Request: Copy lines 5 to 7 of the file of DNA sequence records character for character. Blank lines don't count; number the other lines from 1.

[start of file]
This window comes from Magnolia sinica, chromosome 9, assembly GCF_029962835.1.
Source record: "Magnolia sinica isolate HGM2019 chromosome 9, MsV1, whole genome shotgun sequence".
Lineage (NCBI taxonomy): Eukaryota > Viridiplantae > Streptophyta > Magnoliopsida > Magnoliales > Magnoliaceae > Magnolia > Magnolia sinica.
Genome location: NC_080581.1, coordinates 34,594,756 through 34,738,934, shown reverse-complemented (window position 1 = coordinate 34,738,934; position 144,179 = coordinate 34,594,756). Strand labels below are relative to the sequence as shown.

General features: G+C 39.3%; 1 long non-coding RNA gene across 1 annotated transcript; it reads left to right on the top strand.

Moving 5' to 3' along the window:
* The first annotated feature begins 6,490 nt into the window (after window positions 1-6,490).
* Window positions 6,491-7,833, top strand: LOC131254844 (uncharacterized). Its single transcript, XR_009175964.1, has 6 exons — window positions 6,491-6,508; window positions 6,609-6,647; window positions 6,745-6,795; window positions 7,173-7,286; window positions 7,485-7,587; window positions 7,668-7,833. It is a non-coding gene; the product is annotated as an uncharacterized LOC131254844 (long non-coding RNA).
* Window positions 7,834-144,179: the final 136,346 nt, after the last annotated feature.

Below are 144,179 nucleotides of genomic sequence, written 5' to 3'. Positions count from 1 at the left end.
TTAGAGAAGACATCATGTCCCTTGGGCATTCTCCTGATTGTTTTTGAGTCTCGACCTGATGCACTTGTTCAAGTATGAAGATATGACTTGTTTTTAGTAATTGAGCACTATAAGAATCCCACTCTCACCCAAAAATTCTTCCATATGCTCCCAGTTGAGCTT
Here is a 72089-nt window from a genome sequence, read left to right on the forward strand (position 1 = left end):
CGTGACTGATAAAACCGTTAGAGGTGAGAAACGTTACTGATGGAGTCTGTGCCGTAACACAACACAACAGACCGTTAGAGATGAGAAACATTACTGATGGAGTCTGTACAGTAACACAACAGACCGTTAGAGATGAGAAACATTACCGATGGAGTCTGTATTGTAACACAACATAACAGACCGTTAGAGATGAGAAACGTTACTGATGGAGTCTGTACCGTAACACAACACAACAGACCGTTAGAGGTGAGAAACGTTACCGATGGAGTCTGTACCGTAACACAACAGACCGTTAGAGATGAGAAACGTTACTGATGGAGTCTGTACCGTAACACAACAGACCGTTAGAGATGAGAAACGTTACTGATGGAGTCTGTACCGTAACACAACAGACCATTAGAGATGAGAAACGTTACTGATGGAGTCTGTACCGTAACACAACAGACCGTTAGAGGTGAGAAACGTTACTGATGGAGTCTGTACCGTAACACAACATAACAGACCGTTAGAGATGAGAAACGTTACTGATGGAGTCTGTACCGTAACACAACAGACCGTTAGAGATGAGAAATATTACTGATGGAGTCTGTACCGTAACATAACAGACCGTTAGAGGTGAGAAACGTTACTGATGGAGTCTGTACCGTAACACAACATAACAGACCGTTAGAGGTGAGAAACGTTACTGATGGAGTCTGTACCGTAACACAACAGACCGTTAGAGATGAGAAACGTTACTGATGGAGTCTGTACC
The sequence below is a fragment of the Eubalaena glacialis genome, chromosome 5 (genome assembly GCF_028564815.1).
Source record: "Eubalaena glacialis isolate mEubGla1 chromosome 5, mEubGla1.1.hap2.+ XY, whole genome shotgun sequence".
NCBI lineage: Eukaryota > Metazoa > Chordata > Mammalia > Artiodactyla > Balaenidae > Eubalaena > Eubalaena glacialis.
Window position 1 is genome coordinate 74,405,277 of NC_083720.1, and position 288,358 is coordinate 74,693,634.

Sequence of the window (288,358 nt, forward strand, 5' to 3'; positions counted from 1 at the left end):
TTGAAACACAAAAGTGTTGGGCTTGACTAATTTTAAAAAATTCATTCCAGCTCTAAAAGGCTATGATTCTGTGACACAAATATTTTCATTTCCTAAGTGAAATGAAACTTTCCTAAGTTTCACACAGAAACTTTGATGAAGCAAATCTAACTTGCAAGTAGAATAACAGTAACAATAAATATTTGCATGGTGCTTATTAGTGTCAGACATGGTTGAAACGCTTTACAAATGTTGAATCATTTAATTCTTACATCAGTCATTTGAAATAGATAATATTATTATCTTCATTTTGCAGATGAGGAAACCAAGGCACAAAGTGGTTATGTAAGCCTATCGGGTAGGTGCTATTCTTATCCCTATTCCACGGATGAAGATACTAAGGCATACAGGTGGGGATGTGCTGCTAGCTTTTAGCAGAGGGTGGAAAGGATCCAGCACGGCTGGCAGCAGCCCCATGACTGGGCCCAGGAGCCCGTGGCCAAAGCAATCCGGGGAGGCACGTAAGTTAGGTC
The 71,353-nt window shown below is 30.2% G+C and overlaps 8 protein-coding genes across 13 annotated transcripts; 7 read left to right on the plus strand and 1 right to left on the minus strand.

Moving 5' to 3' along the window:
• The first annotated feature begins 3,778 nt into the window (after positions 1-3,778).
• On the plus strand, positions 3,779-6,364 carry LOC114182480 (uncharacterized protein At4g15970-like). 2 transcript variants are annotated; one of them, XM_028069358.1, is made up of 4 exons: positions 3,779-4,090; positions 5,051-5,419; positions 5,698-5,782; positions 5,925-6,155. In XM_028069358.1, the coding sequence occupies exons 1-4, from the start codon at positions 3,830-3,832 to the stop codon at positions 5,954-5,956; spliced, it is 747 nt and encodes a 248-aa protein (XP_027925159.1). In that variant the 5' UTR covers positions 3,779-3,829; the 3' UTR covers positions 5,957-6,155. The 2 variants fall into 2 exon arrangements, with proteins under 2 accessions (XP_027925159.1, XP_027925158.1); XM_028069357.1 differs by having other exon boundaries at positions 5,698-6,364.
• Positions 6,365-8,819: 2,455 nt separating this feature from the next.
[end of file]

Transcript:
General features: G+C 39.3%; 1 long non-coding RNA gene across 1 annotated transcript; it reads left to right on the top strand.

Moving 5' to 3' along the window:
* The first annotated feature begins 6,490 nt into the window (after window positions 1-6,490).